Language: English
Source/publisher: Justice Base, UN Women
Format/size: pdf (1.5MB)
Alternate URLs: http://www2.unwomen.org/~/media/field%20office%20eseasia/docs/publications/2016/04/myanmar%20resear...
Date of entry/update: 05 July 2016

Title: Myanmar: UN rights experts express alarm at adoption of first of four ‘protection of race and religion’ bills
Date of publication: 27 May 2015
Description/subject: GENEVA (27 May 2015) – "A group of United Nations human rights experts today expressed alarm at the enactment of the Population Control Healthcare Bill in Myanmar, the first of four in a package of bills that seek to ‘protect race and religion’. The bills are highly discriminatory against ethnic and religious minorities as well as against women. “These bills risk deepening discrimination against minorities and setting back women’s rights in Myanmar,” said the UN Special Rapporteur on the situation of human rights in Myanmar, Yanghee Lee. “At a time when thousands of Rohingya are already fleeing the country by boat, this sends precisely the wrong signal to these communities.” On Saturday, State media reported that the President of Myanmar had signed the Population Control Healthcare Bill. While the stated objectives of the Bill are to improve living standards, alleviate poverty, ensure quality healthcare and develop maternal and child health, its provisions are extremely vague and lack any protection against discrimination, the independent experts noted. Under the newly adopted law, certain areas can be designated for special health care measures, including birth spacing. “Any coercive requirement for birth spacing with the aim to ‘organise’ family planning would constitute a disproportionate interference in the sexual and reproductive health and rights of women and could amount to a violation of women’s human rights,” said the UN Special Rapporteur on the right to health, Dainius Pûras, noting that the Bill allows township groups to ‘organise’ married couples to practice 36-month birth spacing between pregnancies. “Women should be able to choose freely and responsibly the number and spacing of their children.”..."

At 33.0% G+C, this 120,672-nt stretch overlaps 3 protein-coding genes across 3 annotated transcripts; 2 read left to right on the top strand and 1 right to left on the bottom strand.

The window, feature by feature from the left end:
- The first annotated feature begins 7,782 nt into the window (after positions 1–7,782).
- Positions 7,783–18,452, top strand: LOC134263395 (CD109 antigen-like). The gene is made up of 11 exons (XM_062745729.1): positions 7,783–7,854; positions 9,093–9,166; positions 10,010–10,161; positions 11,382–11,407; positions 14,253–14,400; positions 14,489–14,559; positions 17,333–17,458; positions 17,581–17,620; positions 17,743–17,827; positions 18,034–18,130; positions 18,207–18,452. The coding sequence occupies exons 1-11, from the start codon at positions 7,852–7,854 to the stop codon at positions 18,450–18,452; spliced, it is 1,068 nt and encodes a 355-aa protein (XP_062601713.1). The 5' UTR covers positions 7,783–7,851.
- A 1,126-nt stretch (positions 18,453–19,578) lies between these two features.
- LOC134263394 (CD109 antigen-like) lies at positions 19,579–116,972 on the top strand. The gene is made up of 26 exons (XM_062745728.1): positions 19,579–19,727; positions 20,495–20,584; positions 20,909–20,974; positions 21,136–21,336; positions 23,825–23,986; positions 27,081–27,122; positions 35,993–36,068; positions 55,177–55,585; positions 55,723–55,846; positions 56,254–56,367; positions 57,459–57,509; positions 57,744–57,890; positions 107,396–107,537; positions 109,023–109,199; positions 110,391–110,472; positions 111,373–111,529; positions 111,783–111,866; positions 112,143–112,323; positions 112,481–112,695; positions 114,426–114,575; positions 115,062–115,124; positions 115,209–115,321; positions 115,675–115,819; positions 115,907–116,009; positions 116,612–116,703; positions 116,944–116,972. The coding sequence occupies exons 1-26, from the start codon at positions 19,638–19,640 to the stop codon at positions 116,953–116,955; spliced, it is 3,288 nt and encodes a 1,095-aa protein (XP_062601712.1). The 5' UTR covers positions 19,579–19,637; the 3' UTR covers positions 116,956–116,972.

Language: English
Source/publisher: United Nations
Format/size: html
Date of entry/update: 29 May 2015

Title: WOMEN & THE LAW (Chapter from "Gathering Strength")
Date of publication: January 2002
Author/creator: Brenda Belak
Language: English
Source/publisher: Images Asia
Format/size: PDF (467K)
Date of entry/update: 03 June 2003